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He Said. She Said.

A blog reader recently left an excellent comment on an earlier post:

Tamela, fiction workshop presenters taught me that the best word for “said” is “said”–that others only tend to slow down the reader’s eye. I’d appreciate a discussion on this.

While I don’t know the workshop presenters in question, what I can guess they meant is to avoid substituting creative verbs for “said” as a tag. For example:

“Cyrus, tell that joke about the tortoise and the hare,” the cowboy chuckled.

“This caviar is not up to my standards,” the dowager sniffed.

These tags aren’t without merit, because they do help convey the emotions and actions of the characters. In fact, they could even be expanded into effective action tags. At the least, simple punctuation would keep these characters from performing the improbable task of sniffing and chuckling words:

“Cyrus, tell that joke about the tortoise and the hare.” The cowboy chuckled.

“This caviar is not up to my standards.” The dowager sniffed.

So why would fiction workshop presenters tell writers to use the word “said” as a tag? I would say that there is a time and place to use a simple tag. In a fast-paced scene, a simple tag will keep the action flowing. For example:

“Get the gun,” Bruce said.

“What?”

“I said, get the gun.”

“Why?”

“Don’t ask questions,” Bruce said. “Just do as I say. Now.”

In a case such as this, complicated action tags could slow down the rhythm and urgency of the scene, distracting the reader rather than adding to the story. The “said” tag is used infrequently to help the reader keep track of the conversation.

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En-TITLE-ment: Finding the Perfect Title (Part Three)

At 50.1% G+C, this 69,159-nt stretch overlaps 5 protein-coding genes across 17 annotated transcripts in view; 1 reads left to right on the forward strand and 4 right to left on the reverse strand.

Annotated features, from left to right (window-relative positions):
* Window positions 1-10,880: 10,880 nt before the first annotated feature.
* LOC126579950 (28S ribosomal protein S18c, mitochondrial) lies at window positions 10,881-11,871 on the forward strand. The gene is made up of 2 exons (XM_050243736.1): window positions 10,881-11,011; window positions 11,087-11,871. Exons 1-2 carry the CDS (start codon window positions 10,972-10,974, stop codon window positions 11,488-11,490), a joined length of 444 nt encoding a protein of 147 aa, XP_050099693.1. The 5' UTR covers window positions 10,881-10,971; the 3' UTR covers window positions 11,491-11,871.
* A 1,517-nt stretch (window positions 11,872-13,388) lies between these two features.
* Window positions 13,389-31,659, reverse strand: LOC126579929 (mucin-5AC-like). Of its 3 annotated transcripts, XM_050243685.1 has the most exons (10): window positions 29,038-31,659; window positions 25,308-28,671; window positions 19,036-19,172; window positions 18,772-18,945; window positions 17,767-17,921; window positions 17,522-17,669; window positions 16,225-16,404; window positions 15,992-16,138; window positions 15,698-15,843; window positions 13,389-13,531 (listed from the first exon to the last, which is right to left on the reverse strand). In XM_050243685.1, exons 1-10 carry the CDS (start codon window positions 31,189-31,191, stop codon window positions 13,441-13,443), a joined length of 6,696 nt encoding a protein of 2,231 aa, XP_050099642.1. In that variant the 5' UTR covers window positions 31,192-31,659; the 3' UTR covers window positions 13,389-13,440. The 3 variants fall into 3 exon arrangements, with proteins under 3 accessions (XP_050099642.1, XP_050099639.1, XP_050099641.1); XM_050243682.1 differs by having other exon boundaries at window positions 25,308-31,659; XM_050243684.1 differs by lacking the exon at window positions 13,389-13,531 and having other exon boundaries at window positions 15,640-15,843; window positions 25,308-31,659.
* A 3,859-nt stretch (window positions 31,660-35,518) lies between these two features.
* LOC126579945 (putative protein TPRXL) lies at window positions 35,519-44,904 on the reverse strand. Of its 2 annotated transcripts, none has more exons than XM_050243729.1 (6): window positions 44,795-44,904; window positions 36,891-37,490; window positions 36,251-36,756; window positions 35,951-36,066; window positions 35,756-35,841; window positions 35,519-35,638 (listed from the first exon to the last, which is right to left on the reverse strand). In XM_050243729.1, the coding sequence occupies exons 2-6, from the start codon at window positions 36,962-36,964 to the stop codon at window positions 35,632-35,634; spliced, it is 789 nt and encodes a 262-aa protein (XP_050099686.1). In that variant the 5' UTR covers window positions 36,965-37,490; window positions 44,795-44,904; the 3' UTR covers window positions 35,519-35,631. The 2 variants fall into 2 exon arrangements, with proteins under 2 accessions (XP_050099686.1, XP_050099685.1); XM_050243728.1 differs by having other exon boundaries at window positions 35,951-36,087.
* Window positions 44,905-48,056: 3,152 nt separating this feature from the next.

Remember that old adage for retailers, “The customer is always right?” Well, for novelists seeking the perfect title, that should be “The audience is always right.”

Tip #4: Remember Your Audience! Novelists do a great job, on the whole, of keeping their audience in mind as they write. But sometimes when trying to come up with a catchy title or cover image, they go a bit far afield of that audience. The result is that readers who would love the story won’t even pick it up. And those who do pick it up may not find what they expected inside. So as you work on your title, remember who your reader is. For example:

Age range. If your book would appeal mostly to Christian women in their 40s and up, then don’t use a trendy title that will appeal to the twenty-somethings. And watch out for technology phrases. Unless your certain your core audience is familiar with both the meaning and use of something technologial, steer clear. For example, using RAM, bits, bytes, and bauds as words in your title may work for a younger audience, or one that’s technologically savvy, but for older readers? Odds are good you’d lose ’em. (Or have them writing you letters scolding you for misspelling bites.)
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News You Can Use – August 30, 2011

Are Books Dead? Can Authors Survive? – Ewan Morrison presents a bleak picture of the industry. Agree or Disagree? (I disagree.)

The Golden Era of Books Isn’t Over – As the writer says, “The Golden Era is NOW.”

I Can’t Think of Anything to Blog About! – This is a fantastic article on ways to break your blogging writer’s block.

Economics Rewrites the Book Business – The Wall Street Journal show how recent events effect every publisher and thus every author.

What NOT to do if you get a Literary Agent – I wish I had written this article!

The Five Most Common Blogging Mistakes – Check. Check. Check. Check. Check. Hmm. I guess I still have a lot to learn!

 

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To Pay or Not to Pay: For Your Own Media Travel Costs

I have had the privilege of knowing Ellie Kay since I first found her book proposal in the slush pile while an editor at Bethany House. That proposal became the first of her fourteen published books. I later became her literary agent and together we have seen her wrestle with a number of issues related to a growing platform. From those humble beginnings in the late 90s Ellie has been on nearly every major radio and television program including Nightline (twice) and was a regular on ABC’s “Good Money” for quite some time. I invited her to be our guest blogger on the question of whether or not an author should pay their own way to a media opportunity. I know you will find her thoughts insightful. Make sure to visit her web site at www.elliekay.com and get her newest book The 60 Minute Money Workout.

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One question authors often ask is, “Where should I put my marketing dollars?” When you have an opportunity to go on a national show but you have to fund the trip yourself, how can you make sure it’s worth what I call the “Media Investment.”